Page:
Spring officially starts on the 20th March this year. That’s what people reckon anyway, with our neatly segregated calendar and clock change policy.
Springtime is of course characterised by growth and greenery, with birdsong in the air and fragrant flowers attracting bees and butterflies. Animals leave hibernation, migrant birds arrive and it’s all about the babies.
Forget the human calendar; wildlife reckons that spring starts right now. After all, it is a slow transition, not a date in the diary. Its stirrings are already well underway beneath the soil, in the sap of the trees and within the depths of the hedgerows.
Almost imperceptibly, the days are lengthening and this triggers change. One of the first outward signs is the snowdrops which will soon add their flash of white to the blank winter canvases of our woodlands. Look closely and you’ll see that on trees the buds are preparing to burst out. Soon, the song of birds such as song thrushes will join the robin’s lone voice.
Phenologists study the start of spring and look for key signs such as the first bumble bee or frog spawn. The dates of certain events in nature have been recorded for centuries and there are clear patterns over the years, despite the odd blip for unusual weather conditions.
The impact of climate change means that the signs of spring are creeping ever earlier. For example, the creamy white May blossom of the Hawthorn needs a rebrand as it is now more likely to be April blossom. Frog and toad spawn are now often seen as early as February, which means that the frogs have been up to frisky spring behaviour back in December.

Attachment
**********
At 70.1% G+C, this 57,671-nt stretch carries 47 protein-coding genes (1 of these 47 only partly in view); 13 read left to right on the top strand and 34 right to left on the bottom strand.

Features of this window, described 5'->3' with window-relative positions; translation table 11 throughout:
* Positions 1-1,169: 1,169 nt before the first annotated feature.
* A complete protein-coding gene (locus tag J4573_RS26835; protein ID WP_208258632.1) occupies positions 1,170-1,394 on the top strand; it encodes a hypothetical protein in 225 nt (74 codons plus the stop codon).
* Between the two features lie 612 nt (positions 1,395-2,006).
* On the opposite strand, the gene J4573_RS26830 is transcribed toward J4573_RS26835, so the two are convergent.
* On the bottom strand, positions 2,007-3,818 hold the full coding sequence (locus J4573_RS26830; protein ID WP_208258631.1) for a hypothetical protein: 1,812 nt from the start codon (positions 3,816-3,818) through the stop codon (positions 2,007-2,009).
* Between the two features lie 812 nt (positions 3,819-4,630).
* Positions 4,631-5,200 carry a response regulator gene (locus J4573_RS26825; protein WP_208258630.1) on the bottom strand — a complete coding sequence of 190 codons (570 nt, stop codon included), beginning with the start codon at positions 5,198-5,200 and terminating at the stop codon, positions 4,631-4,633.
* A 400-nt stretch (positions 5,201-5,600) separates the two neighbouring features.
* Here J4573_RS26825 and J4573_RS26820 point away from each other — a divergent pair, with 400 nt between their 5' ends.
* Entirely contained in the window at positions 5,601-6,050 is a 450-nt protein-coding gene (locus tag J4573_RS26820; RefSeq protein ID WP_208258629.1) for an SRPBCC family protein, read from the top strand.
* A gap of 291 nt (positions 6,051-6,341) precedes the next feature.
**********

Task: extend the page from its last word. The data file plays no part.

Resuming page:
The green of our unofficial national flower, the bluebell, is showing in our woodlands, heralding heavenly purple carpets. The threat of rising temperatures means not just earlier flowering for bluebells, but a possible loss of this British wonder as it could fail to adapt sufficiently to warmer weather and would be out-competed by other plants.
Nature is pretty good at perfect pairings. Alongside the nettles we have soothing dock leaves and when the apples ripen, the blackberries are ready too for that perfect crumble. As the blue tit chicks hatch, the caterpillars emerge, providing perfect food for growing babies, and when the hibernating bee wakes, it coincides with the flowering of nectar plants.
However, in the shifting sands of climate change things can get muddled. This perfect synchronicity is lost as age old patterns die. How much can nature adapt? Will different species change their habits at varying speeds? These are the questions which we cannot truly answer.
Look outside at all the fragility and strength. As humans, we often feel weak and powerless compared to the falling snow, the battering winds and the tides that flood our homes. Nature is indeed such a great force, but we must never forget how much it is at our mercy.
First published in the EDP and EADT on 10th January 2014